Monday, March 30, 2009


For the past few weeks I have been preoccupied with thoughts about our huge responsibility to teach our children. I have been wanting to blog about some of these thoughts in hope of further discussion and to pass on some of the ideas that have come to my mind. I also want to organize my thoughts and goals in writing so I just as well share them on my blog.

We often discuss the topic of parenting with our dear friends the Lows. A few weeks ago Dave brought up something that I have really been thinking about. I think it would be worthwhile for us all to think about. Many of the following thoughts and ideas are his, but I think they are worth sharing and pondering.

As Latter Day Saints many of us have goals for our children, for example, we want our sons to serve missions and we want our children to be married in the temple. These might seem like fantastic goals, but when you really take a look at them they are the bare minimum. I don’t just want my boys to serve missions. I want them to be powerful missionaries, and to always be honorable priesthood holders and leaders. I don’t just want my children to be married in the temple (plenty of people get married in the temple, but go on to get divorced or to have unhappy marriages.) I want my children to have Celestial Marriages. I don’t just want my daughters to be mothers. I want them to find joy in motherhood and consider it their greatest blessings and responsibility. So what is my role as their parent to see that these goals become a reality?

President David O. McKay taught:
“The home is the first and most effective place for children to learn the lessons of life: truth, honor, virtue, self-control; the value of education, honest work, and the purpose and privilege of life. Nothing can take the place of home in rearing and teaching children, and no other success can compensate for failure in the home.” (Family Home Evening Manual 1968–69, p. iii.)

In an awesome talk titled “Parental Leadership in the Family” Elder Oaks taught the following:

“There is no human relationship more suited to such teachings than a family where parents truly love and give their lives in service to their children. Parents should teach the principles of the restored gospel, including particularly the atoning sacrifice of our Savior, Jesus Christ. Parents should also teach the smaller-scale sacrifices they are making for their own families. If done in the right spirit by example as well as by precept—this teaching should help children be more loving and honoring of their parents. It should also help prepare children to be parents themselves.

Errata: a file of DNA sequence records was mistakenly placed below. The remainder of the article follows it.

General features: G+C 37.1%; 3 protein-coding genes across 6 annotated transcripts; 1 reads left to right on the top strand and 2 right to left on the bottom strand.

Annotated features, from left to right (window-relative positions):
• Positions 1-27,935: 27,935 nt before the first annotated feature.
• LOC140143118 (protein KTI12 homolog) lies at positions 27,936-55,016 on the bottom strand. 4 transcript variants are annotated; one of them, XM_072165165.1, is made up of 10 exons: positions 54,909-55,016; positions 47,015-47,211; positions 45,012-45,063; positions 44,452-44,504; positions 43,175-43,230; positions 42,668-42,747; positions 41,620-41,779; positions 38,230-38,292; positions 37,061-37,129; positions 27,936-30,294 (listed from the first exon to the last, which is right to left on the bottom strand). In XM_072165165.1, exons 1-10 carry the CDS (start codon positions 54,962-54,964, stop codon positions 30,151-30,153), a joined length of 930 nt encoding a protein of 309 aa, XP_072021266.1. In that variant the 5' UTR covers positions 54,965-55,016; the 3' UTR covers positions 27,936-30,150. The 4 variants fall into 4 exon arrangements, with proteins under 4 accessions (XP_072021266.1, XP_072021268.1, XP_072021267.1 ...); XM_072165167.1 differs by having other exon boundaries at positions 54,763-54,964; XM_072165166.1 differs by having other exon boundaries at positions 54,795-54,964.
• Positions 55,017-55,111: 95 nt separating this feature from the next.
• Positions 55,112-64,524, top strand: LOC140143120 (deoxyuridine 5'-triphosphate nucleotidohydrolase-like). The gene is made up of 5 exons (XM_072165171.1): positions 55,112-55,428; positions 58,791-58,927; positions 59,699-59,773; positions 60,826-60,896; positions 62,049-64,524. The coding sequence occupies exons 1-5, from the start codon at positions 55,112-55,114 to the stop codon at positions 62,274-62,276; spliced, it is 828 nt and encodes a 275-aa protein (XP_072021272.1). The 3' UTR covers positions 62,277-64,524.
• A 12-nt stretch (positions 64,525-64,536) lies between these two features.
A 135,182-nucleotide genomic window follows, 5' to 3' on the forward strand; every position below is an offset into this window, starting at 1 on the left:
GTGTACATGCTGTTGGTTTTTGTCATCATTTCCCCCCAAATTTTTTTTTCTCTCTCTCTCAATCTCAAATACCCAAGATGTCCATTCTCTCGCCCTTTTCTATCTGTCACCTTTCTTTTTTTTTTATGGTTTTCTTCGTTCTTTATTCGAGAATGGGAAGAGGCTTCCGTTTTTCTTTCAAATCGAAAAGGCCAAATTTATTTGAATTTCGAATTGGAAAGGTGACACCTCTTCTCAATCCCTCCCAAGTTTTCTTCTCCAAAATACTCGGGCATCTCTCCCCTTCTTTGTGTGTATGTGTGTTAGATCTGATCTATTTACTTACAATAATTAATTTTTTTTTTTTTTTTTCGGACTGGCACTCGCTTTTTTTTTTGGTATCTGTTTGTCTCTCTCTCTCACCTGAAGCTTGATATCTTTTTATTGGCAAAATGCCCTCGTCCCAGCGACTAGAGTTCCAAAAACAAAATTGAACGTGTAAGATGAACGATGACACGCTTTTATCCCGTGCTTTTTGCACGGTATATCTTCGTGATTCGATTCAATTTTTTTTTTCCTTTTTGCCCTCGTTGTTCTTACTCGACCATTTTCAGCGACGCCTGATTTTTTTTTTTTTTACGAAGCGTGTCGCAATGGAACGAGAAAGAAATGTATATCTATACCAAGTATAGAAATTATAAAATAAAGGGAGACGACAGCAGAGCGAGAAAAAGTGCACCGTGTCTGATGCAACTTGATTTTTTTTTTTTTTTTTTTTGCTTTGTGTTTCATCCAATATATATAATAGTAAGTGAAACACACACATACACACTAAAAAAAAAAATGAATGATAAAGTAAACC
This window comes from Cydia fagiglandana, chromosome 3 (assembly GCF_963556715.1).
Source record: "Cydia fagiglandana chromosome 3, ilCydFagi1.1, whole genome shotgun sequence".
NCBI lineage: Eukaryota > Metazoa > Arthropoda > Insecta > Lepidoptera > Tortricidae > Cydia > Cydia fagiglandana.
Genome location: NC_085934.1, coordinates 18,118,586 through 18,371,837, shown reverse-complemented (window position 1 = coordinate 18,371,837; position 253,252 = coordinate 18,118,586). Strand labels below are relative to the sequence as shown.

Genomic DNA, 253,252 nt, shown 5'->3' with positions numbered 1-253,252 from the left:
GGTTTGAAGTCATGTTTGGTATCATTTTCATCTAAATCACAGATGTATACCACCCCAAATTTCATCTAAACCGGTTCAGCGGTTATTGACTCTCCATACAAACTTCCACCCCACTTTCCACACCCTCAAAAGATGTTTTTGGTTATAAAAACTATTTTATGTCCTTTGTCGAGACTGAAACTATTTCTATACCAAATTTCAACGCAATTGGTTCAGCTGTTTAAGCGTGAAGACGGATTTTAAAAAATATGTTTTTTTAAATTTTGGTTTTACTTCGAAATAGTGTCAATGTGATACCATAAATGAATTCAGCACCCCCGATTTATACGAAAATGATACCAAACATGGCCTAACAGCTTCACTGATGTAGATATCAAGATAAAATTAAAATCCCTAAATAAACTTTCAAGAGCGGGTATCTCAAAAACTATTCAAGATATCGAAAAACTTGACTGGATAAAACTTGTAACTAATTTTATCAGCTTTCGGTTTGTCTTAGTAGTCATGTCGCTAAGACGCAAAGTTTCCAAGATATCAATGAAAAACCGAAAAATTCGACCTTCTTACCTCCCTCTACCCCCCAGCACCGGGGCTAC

“Parents teach and families learn by doing things together.
“Families should pray together, kneeling night and morning to offer thanks for blessings and prayers for common concerns.
“Families should worship together, participating in church services and family devotionals.
“Families should study and learn together. This should include group reading and discussion of the scriptures, and group consideration of other valuable subjects, such as the practical knowledge necessary to function in a modern world.
“Families should work together, as suggested earlier. Families should also play together, so that happy recreational experiences are associated with the activities of the family.
“Families should counsel together, treating all matters of concern to the family and its members.
“Families should eat together. Mealtime is a natural time for the family to assemble and communicate: It is a shame for such an opportunity to be lost in family bickering or to be fragmented by family members seizing food and scattering to the four corners as if the family kitchen were a fast food outlet.
“Families should join in recording family traditions and sacred experiences. They should also come together to share such records to strengthen the family and its individual members. As President Kimball reminded us, “Stories of inspiration from our own lives and those of our forebears … are powerful teaching tools,” a source of inspiration for us and our posterity. (Ensign, Jan. 1982, p. 4.)
“It is a striking fact that the family home evening is the ideal time to accomplish almost every type of family togetherness. It is the ideal place for the family to pray together, learn together, counsel together, play together, and even work together. Most of us recognize this, but I wonder how many of us are really using the family home evening to its full potential.”